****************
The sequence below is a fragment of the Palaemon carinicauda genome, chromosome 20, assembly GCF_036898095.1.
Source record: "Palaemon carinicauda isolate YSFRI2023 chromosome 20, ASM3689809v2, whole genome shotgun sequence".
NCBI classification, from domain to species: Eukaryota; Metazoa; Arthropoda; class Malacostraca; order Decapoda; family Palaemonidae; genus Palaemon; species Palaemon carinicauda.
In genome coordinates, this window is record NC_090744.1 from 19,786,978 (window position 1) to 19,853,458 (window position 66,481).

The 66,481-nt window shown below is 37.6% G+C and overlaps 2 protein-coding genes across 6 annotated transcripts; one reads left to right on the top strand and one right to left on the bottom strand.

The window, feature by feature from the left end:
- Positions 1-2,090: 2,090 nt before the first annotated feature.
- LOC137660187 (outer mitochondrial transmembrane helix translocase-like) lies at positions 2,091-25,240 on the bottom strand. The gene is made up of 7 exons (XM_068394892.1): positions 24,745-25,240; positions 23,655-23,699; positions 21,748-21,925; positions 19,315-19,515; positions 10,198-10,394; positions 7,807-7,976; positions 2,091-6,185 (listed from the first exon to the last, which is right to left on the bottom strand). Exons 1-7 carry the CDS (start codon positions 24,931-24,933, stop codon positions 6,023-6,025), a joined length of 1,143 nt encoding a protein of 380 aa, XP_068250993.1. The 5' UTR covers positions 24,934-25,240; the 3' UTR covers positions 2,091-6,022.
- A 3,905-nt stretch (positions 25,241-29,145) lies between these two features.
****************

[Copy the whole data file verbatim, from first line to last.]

The sequence below is a fragment of the Palaemon carinicauda genome, chromosome 20, assembly GCF_036898095.1.
Source record: "Palaemon carinicauda isolate YSFRI2023 chromosome 20, ASM3689809v2, whole genome shotgun sequence".
NCBI classification, from domain to species: Eukaryota; Metazoa; Arthropoda; class Malacostraca; order Decapoda; family Palaemonidae; genus Palaemon; species Palaemon carinicauda.
In genome coordinates, this window is record NC_090744.1 from 19,786,978 (window position 1) to 19,853,458 (window position 66,481).

The 66,481-nt window shown below is 37.6% G+C and overlaps 2 protein-coding genes across 6 annotated transcripts; one reads left to right on the top strand and one right to left on the bottom strand.

The window, feature by feature from the left end:
- Positions 1-2,090: 2,090 nt before the first annotated feature.
- LOC137660187 (outer mitochondrial transmembrane helix translocase-like) lies at positions 2,091-25,240 on the bottom strand. The gene is made up of 7 exons (XM_068394892.1): positions 24,745-25,240; positions 23,655-23,699; positions 21,748-21,925; positions 19,315-19,515; positions 10,198-10,394; positions 7,807-7,976; positions 2,091-6,185 (listed from the first exon to the last, which is right to left on the bottom strand). Exons 1-7 carry the CDS (start codon positions 24,931-24,933, stop codon positions 6,023-6,025), a joined length of 1,143 nt encoding a protein of 380 aa, XP_068250993.1. The 5' UTR covers positions 24,934-25,240; the 3' UTR covers positions 2,091-6,022.
- A 3,905-nt stretch (positions 25,241-29,145) lies between these two features.